Veltra, a Tokyo-based travel agency, is in the business of enticing people to new locations. But, when it came to opening up a new office on the other side of the world – in London – its own experience in a new city was less than favourable, at least to begin with.
In 2012, the company set up an office in Hammersmith, west London. “We were not in the city [centre] and were in a boring grey building,” says Dominique Exmann, Veltra's general manager for Europe. It was not just the location that was lacking but the company was also “locked into a strict contract with expensive overheads”, says Ms Exmann. “This included extortionate costs to rent meeting rooms whenever staff visited from our Japanese headquarters."
After putting up with this for a year, Veltra's executives were finally able to move into much more suitable premises in Old Street, on the doorstep of the so-called 'Silicon Roundabout', London's tech cluster. This was an upgrade in every sense of the word – the offices were nicer and in a much better location – yet the company was paying significantly less than it had been in its original offices in Hammersmith. This was because the offices were part of TechHub, a tech community that provides shared office spaces in seven different cities around the world, including Bangalore, Bucharest and Riga.
Shared office spaces are nothing new – UK-based Regus, one of the most well-known flexible office space providers, has been in business since 1989 – but the concept has gained popularity in recent years, which makes shared offices a viable option for foreign companies looking to enter new markets, according to Bea Wino, a London-based business consultant and tech expert.
“It is only natural that in the time of the sharing economy, companies are warming up to the idea of using shared offices,” says Ms Wino. She is currently looking for a co-working space for her company, Kala, a two-year-old start-up focusing on promoting coding skills. “The perception of shared offices has shifted… [They have gone from] being seen as a cluster of seedy companies to a place for savvy companies that would rather invest in human capital than real estate,” says Ms Wino.
Shared offices help cut real estate expenditures and make managing an office much easier, but there is another reason why an increasing number of companies are choosing this type of office arrangement. “The number of co-working spaces exploded and it is largely because companies seek ecosystems that they can plug into, thanks to the proximity of other tenants, networking events or some level of support that they can find on-site,” says Christophe Garnier, managing partner at Spark Labs, a New York-based co-working ecosystem that provides space for more than 30 technology companies. Mr Garnier says that as part of the Spark Labs service, tenants get access to tech mentors and venture capitalists, as well as help with PR, marketing and legal matters, such as work visas and company registration.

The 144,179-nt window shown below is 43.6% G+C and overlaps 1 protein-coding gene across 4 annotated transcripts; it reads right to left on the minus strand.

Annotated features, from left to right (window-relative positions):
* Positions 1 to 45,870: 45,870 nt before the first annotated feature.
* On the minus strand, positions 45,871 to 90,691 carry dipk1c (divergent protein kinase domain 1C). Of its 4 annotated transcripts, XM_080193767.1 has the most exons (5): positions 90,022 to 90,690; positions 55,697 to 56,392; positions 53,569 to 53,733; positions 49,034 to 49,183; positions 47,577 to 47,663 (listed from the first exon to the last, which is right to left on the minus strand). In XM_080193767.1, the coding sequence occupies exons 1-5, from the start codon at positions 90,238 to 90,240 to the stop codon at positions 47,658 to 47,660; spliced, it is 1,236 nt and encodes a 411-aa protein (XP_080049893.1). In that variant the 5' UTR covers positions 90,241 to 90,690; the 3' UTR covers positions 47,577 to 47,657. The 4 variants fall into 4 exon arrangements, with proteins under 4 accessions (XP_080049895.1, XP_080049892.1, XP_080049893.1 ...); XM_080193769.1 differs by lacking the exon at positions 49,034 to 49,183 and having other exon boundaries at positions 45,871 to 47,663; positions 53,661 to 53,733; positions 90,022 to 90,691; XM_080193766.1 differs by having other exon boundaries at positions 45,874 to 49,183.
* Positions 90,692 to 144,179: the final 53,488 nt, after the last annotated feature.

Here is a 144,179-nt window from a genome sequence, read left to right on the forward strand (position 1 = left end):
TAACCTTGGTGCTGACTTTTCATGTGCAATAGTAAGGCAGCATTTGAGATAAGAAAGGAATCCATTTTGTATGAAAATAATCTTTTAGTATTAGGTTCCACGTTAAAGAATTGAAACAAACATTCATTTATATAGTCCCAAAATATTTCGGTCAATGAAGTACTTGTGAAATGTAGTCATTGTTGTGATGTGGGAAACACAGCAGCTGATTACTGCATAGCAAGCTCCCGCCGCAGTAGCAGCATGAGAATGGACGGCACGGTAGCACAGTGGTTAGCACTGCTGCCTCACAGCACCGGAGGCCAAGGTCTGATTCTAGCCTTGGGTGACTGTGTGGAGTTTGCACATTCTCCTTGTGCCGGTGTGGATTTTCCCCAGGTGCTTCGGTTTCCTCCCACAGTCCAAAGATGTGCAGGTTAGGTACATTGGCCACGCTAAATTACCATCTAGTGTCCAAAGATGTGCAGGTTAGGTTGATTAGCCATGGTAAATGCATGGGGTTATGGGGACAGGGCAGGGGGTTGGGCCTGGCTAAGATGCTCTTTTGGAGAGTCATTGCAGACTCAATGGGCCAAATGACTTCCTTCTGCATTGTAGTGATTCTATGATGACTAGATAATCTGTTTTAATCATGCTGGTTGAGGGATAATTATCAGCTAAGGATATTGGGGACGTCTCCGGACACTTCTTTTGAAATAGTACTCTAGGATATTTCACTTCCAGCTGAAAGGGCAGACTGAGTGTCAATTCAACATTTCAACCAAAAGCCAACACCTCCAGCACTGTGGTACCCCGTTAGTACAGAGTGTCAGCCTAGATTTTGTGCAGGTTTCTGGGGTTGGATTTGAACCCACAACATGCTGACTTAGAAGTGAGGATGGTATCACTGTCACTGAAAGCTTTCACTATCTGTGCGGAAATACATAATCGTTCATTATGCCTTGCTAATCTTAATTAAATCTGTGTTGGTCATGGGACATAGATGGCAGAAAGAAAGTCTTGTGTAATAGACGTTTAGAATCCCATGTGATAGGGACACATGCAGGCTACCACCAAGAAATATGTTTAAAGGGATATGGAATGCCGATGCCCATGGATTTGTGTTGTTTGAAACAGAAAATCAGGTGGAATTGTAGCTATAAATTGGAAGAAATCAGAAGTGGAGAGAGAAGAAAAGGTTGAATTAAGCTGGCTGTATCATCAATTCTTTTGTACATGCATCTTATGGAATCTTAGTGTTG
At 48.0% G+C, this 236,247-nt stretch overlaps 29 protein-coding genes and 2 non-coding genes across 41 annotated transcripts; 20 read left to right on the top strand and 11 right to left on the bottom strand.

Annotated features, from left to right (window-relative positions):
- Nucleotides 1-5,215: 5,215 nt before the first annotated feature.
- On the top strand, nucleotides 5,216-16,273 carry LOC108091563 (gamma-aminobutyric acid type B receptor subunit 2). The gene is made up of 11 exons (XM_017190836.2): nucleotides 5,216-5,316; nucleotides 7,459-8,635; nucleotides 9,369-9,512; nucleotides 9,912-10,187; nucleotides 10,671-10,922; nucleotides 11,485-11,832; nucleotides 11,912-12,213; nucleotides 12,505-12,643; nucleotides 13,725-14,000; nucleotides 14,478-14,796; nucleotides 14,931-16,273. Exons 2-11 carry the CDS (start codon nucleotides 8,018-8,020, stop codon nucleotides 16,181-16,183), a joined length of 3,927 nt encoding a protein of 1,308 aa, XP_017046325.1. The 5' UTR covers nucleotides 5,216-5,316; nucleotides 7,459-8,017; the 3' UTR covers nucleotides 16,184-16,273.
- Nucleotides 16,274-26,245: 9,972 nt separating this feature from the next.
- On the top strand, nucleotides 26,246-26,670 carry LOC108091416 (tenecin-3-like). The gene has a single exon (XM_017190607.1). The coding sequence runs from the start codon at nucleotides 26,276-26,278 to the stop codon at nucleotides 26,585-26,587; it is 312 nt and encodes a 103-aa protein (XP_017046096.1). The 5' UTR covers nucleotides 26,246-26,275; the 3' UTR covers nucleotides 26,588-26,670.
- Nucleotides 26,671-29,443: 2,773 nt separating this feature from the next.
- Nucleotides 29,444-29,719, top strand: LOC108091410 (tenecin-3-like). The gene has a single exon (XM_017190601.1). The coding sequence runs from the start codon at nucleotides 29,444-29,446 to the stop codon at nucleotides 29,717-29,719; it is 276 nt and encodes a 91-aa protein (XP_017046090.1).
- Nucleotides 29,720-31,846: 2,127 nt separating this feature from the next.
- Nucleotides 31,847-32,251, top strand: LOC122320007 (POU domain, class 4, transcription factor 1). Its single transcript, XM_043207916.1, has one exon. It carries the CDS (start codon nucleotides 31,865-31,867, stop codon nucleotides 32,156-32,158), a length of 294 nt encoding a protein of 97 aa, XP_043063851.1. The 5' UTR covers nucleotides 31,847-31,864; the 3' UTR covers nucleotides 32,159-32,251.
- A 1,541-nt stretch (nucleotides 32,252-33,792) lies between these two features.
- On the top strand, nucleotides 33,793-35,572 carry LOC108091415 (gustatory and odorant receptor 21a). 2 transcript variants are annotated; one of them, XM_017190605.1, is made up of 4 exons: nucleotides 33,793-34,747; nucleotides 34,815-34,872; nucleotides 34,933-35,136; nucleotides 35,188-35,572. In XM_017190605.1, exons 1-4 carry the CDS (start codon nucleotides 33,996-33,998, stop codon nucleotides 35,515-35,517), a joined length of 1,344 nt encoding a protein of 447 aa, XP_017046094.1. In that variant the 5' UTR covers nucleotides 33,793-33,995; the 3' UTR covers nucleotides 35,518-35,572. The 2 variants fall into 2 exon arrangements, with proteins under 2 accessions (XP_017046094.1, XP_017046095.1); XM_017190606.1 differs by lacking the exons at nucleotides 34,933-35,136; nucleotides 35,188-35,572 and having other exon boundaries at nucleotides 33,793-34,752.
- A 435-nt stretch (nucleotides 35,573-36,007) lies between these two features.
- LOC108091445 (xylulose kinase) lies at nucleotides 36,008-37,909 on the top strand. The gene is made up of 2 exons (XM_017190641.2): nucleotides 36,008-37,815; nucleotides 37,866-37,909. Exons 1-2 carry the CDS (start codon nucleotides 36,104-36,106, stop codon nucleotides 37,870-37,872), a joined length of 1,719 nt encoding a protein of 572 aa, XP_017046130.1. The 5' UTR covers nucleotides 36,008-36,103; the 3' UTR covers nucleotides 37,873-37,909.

Elizabeth Varley, co-founder and CEO of TechHub, cites a similarly comprehensive set of services. “We offer anything from free initial access to UK-specific legal advice and introductions to start-up-focused accountancy services, through to personal introductions to the UK government and enterprise-level companies,” she says.
All shapes and sizes
As demand for shared offices and co-working spaces grows, so too does the number and range of companies offering such facilities. In Chicago alone, there are more than 30 co-working spaces. They include Workshop, which offers ad-hoc desk spaces; Blue 1647, which focuses on helping underserved areas; Coalition, which focuses on energy and sustainability-focused firms; and 1871, a space for tech companies, venture capitalists and academics, which was named one of the best university-associated incubators by Swedish research initiative UBI Index.
These different spaces are having varying success in attracting large foreign companies to their premises. In Chicago, foreign companies can be found in Coalition, which has tenants including UK non-profit organisation Oxfam and French energy giant Schneider Electric. Foreign companies are also becoming increasingly attracted to 1871. “We have quite a number of companies that use 1871 as a jumping-off point for entering the US,” says Howard Tullman, CEO of 1871.
In many of Chicago's other co-working spaces, however, foreign companies are a rare phenomenon. And, there is a similar dearth of large companies. “Some bigger firms treat co-working offices as their launchpad in a new location, but they tend to quickly overgrow them and we have to be careful in that respect, so we are not dominated by one company,” says Patrick Aylward, co-founder of Chicago-based co-working space Onward.
A targeted offering
But, with competition among co-working spaces heating up, some of them have started targeting foreign firms, offering services designed to be particularly appealing to such companies. Spark Labs, for example, has set its sights on European and Israeli tech firms. “We have an expertise in working with European and Israeli companies, we know what they might need and where to find it. We are not just about [having a] cool Manhattan address,” says Mr Garnier, who is French and runs Spark Labs together with Italy-born Alessandro Anzani and Israeli-born Guy Altberg.
Meanwhile, TechHub's latest facility in Shoreditch, London, is designed specifically to cater for more established companies that want to be a part of the tech community but can also afford more space and more privacy than start-ups. Veltra's decision to move to the premises suggest that there is indeed a gap in the market for such a facility. “We appreciate the value that [TechHub's] eco-system adds to our business,” says Veltra's Ms Exmann, “It is affordable, financially 'low risk' and provides fast-track access to tech scene... and we get free beers delivered to our desks,” she adds.